CellGene.com UDRP was a case of Reverse Domain Name Hijacking. Its case number is #D2018-2673. This UDRP was filed at the World Intellectual Property Organization. This UDRP was filed by a pharmaceutical company called CellGene. This pharmaceutical company is a large publicly traded company. The panel in celgene.com UDRP also stated that the legitimacy of Pay Per Click parking, PPC. The panel discussed PPC monetization in two sections.
The following is an excerpt from the rights all estimate interest section of the decision
“According to the evidence placed before the Panel, for most of its 16-year life, the disputed domain name has been used as a parking page with PPC links relating to the dictionary meaning of the terms comprised in the disputed domain name. As mentioned in section 2.9 of the WIPO Overview of WIPO Panel Views on Selected UDRP Questions, Third Edition (“WIPO Overview 3.0”), such activity is consistent with Respondent rights or legitimate interests under the UDRP.”
The Panel does not consider that, in the circumstances explained in section 6C below, the recent and brief appearance of the Complainant-related PPC links is sufficient to delegitimize the Respondent’s use.”
And now is the accept from the registered bad faith section of the decision:
“Fifth, since at least 2004, the disputed domain name has been used for a website with PPC links relating to the dictionary meaning of the terms comprised in the disputed domain name rather than to the Complainant or its specific industry – apart from a 2018 screenshot produced by the Complainant with three links referring to the Complainant – “Cellgene Jobs” (twice) and “Celgene”.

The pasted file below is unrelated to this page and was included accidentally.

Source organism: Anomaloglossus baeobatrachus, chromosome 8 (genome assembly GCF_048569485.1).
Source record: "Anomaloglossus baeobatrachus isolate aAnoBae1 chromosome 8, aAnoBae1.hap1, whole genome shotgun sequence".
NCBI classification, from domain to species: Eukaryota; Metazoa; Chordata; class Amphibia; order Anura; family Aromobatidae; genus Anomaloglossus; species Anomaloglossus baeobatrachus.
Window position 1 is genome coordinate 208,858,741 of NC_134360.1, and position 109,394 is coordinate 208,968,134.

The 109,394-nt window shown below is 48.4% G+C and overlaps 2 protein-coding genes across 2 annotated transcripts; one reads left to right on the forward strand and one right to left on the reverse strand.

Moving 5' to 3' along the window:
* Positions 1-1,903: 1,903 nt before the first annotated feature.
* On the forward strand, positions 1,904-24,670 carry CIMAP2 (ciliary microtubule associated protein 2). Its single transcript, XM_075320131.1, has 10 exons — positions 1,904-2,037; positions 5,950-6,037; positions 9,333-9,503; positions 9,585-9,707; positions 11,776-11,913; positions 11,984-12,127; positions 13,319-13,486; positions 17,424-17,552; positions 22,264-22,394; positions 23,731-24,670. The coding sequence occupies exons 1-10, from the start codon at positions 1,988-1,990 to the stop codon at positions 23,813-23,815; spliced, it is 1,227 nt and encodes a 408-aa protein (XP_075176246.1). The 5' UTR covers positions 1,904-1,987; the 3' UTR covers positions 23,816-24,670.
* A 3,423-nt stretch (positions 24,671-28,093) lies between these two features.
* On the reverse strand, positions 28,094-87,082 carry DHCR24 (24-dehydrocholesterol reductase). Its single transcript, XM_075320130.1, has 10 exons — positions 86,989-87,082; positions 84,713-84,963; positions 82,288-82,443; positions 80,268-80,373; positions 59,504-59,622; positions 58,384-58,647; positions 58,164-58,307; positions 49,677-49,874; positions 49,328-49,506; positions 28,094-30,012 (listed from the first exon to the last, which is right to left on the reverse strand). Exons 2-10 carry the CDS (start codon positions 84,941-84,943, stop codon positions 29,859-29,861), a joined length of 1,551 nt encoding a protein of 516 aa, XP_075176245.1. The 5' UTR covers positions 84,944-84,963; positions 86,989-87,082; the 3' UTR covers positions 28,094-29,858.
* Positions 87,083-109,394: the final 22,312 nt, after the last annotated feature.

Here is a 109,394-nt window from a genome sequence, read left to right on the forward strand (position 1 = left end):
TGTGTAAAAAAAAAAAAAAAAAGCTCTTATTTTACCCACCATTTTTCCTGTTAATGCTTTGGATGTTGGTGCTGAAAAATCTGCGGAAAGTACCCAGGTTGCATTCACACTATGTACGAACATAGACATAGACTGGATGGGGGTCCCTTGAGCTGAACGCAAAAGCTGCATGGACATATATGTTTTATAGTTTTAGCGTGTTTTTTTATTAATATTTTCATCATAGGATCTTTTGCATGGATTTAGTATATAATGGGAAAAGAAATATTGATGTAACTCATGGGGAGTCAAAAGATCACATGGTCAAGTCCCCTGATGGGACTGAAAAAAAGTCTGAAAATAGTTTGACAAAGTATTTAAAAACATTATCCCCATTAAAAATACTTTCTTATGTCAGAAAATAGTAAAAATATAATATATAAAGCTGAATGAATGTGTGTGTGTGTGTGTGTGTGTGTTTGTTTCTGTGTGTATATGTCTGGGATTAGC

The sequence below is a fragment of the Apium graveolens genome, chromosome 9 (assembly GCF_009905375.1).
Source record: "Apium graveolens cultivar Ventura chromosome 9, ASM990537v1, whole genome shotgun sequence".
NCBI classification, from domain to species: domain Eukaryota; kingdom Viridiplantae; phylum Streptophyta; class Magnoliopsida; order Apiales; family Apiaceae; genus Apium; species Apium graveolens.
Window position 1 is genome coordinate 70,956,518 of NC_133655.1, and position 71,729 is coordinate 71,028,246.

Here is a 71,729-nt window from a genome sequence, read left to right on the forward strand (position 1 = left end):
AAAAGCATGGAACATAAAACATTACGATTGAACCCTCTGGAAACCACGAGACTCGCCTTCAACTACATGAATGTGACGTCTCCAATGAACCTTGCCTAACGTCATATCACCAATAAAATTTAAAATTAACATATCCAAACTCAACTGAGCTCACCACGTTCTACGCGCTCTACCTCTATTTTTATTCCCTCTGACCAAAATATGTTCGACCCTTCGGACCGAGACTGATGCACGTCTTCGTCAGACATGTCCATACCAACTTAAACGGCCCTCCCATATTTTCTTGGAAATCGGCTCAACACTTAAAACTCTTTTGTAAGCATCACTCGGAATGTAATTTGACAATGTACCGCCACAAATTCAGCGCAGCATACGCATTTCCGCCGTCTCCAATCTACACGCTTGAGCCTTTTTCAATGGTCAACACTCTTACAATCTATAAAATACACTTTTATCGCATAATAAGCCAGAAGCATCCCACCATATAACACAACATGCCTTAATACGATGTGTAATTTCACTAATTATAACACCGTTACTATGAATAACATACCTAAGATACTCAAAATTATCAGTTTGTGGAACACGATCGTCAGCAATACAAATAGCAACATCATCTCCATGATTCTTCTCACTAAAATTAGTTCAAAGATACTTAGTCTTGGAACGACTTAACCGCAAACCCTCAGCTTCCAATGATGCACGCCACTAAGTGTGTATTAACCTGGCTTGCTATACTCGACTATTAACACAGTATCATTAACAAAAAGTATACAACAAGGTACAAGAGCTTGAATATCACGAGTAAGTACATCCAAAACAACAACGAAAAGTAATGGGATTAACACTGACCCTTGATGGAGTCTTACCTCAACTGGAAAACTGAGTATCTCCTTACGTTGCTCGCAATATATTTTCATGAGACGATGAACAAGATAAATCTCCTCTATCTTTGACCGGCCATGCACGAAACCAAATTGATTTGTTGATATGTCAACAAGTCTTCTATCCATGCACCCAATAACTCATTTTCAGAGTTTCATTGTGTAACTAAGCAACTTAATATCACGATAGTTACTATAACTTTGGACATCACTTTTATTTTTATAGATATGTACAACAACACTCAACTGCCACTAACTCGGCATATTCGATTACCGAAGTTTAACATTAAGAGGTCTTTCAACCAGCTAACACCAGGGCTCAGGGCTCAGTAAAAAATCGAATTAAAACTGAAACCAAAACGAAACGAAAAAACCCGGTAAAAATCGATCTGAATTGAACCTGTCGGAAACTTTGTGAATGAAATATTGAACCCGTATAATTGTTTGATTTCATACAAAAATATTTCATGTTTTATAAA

The Complainant has not exhibited the pages to which these links lead and so the Panel cannot tell whether the Complainant is right to claim that they “do not lead to any legitimate website or information about the Complainant”. In any case, the Panel does not believe these PPC links are relevant given that they first appeared after a very long period of entirely legitimate PPC-use of the disputed domain name by the Respondent. Even if the Respondent is treated as responsible for these (automated) links and even if they are deemed to constitute use in bad faith (as to which the Panel expresses no view), they are certainly not indicators that the Respondent registered the disputed domain name in bad faith 15 years previously.”
Later the decision put the spotlight on the fact that the complaint offered $2,000 to buy celgene.com. but the domain Registrar offers it to sell it for $7,500.
Ultimately stated that this was a case of RDNH.